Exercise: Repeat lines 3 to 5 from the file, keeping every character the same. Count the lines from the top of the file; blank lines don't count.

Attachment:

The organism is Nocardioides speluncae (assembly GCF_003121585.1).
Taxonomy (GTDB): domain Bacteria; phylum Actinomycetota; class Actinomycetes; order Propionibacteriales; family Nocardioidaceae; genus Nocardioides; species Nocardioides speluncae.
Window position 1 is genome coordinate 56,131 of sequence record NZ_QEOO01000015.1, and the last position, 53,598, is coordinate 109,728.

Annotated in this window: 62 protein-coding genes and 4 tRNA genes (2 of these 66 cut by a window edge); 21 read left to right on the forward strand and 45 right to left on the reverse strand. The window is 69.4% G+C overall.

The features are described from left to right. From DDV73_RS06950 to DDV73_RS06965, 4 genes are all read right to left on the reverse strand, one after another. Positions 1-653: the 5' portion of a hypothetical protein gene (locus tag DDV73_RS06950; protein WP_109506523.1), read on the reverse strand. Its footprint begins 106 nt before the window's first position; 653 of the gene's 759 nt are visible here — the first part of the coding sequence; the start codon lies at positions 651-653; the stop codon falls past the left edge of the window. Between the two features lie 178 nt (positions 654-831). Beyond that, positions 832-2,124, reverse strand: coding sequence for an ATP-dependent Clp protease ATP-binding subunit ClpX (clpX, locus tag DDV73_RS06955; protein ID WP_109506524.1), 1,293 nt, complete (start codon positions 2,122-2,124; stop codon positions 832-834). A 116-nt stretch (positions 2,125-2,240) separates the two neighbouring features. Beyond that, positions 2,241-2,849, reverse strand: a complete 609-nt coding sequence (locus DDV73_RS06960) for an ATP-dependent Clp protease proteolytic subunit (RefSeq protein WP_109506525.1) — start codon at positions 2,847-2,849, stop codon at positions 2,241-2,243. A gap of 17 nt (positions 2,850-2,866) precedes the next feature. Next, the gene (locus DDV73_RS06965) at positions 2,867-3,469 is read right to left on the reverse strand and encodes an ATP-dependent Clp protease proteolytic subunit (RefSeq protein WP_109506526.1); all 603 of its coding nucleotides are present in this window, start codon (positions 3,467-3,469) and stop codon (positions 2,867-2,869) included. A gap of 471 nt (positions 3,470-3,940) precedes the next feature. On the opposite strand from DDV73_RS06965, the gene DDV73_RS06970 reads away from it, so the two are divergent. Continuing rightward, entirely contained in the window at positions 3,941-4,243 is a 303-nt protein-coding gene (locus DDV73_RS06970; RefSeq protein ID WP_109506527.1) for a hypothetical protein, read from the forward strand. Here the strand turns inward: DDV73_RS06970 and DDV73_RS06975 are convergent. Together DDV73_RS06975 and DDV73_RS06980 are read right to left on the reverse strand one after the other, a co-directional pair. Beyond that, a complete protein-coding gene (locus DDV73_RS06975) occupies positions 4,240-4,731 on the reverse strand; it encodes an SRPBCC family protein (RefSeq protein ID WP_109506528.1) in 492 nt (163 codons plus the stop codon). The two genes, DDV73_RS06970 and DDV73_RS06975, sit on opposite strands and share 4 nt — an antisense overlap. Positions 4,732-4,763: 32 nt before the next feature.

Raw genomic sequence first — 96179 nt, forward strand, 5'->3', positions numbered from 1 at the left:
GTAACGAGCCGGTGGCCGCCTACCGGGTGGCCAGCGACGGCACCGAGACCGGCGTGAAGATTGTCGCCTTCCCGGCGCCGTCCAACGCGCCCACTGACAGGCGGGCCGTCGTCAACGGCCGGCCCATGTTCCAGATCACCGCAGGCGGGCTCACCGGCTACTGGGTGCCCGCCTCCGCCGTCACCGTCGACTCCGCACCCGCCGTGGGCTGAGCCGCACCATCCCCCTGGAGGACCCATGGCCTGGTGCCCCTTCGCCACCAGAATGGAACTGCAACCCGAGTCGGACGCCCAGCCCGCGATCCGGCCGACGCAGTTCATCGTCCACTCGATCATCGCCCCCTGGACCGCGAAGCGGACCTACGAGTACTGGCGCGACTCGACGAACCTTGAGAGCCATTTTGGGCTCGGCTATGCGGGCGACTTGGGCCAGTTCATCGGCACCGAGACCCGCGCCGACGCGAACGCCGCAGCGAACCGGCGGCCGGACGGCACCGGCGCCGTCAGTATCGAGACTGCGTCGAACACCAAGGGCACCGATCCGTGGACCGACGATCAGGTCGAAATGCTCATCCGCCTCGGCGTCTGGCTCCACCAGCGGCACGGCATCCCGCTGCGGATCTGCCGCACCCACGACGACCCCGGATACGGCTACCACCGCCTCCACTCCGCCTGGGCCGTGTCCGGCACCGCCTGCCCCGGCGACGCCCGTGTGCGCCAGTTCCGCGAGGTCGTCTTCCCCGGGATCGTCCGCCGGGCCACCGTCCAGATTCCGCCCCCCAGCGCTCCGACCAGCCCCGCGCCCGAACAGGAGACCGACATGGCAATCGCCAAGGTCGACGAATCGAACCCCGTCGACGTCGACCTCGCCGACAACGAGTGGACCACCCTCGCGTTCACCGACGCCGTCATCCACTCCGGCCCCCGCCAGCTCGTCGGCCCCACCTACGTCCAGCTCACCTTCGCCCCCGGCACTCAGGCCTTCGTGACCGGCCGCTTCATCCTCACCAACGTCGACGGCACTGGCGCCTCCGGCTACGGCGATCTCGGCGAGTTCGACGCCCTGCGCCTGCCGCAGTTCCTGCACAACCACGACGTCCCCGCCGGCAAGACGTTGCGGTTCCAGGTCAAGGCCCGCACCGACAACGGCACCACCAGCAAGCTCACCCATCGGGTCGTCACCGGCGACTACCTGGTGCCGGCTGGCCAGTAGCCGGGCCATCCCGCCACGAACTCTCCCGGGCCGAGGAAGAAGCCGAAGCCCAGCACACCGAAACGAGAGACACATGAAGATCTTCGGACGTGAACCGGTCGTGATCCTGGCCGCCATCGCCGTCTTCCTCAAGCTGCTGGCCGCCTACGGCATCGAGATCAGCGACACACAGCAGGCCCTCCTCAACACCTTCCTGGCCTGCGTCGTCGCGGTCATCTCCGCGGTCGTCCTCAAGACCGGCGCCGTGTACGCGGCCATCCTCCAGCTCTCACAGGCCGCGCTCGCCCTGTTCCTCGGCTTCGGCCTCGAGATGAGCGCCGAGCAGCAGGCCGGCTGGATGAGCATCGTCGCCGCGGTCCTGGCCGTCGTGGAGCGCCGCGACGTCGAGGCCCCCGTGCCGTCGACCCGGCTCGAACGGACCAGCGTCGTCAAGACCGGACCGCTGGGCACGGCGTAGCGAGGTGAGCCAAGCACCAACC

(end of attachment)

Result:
Window position 1 is genome coordinate 56,131 of sequence record NZ_QEOO01000015.1, and the last position, 53,598, is coordinate 109,728.

Annotated in this window: 62 protein-coding genes and 4 tRNA genes (2 of these 66 cut by a window edge); 21 read left to right on the forward strand and 45 right to left on the reverse strand. The window is 69.4% G+C overall.

The features are described from left to right. From DDV73_RS06950 to DDV73_RS06965, 4 genes are all read right to left on the reverse strand, one after another. Positions 1-653: the 5' portion of a hypothetical protein gene (locus tag DDV73_RS06950; protein WP_109506523.1), read on the reverse strand. Its footprint begins 106 nt before the window's first position; 653 of the gene's 759 nt are visible here — the first part of the coding sequence; the start codon lies at positions 651-653; the stop codon falls past the left edge of the window. Between the two features lie 178 nt (positions 654-831). Beyond that, positions 832-2,124, reverse strand: coding sequence for an ATP-dependent Clp protease ATP-binding subunit ClpX (clpX, locus tag DDV73_RS06955; protein ID WP_109506524.1), 1,293 nt, complete (start codon positions 2,122-2,124; stop codon positions 832-834). A 116-nt stretch (positions 2,125-2,240) separates the two neighbouring features. Beyond that, positions 2,241-2,849, reverse strand: a complete 609-nt coding sequence (locus DDV73_RS06960) for an ATP-dependent Clp protease proteolytic subunit (RefSeq protein WP_109506525.1) — start codon at positions 2,847-2,849, stop codon at positions 2,241-2,243. A gap of 17 nt (positions 2,850-2,866) precedes the next feature. Next, the gene (locus DDV73_RS06965) at positions 2,867-3,469 is read right to left on the reverse strand and encodes an ATP-dependent Clp protease proteolytic subunit (RefSeq protein WP_109506526.1); all 603 of its coding nucleotides are present in this window, start codon (positions 3,467-3,469) and stop codon (positions 2,867-2,869) included. A gap of 471 nt (positions 3,470-3,940) precedes the next feature. On the opposite strand from DDV73_RS06965, the gene DDV73_RS06970 reads away from it, so the two are divergent. Continuing rightward, entirely contained in the window at positions 3,941-4,243 is a 303-nt protein-coding gene (locus DDV73_RS06970; RefSeq protein ID WP_109506527.1) for a hypothetical protein, read from the forward strand. Here the strand turns inward: DDV73_RS06970 and DDV73_RS06975 are convergent. Together DDV73_RS06975 and DDV73_RS06980 are read right to left on the reverse strand one after the other, a co-directional pair. Beyond that, a complete protein-coding gene (locus DDV73_RS06975) occupies positions 4,240-4,731 on the reverse strand; it encodes an SRPBCC family protein (RefSeq protein ID WP_109506528.1) in 492 nt (163 codons plus the stop codon). The two genes, DDV73_RS06970 and DDV73_RS06975, sit on opposite strands and share 4 nt — an antisense overlap. Positions 4,732-4,763: 32 nt before the next feature.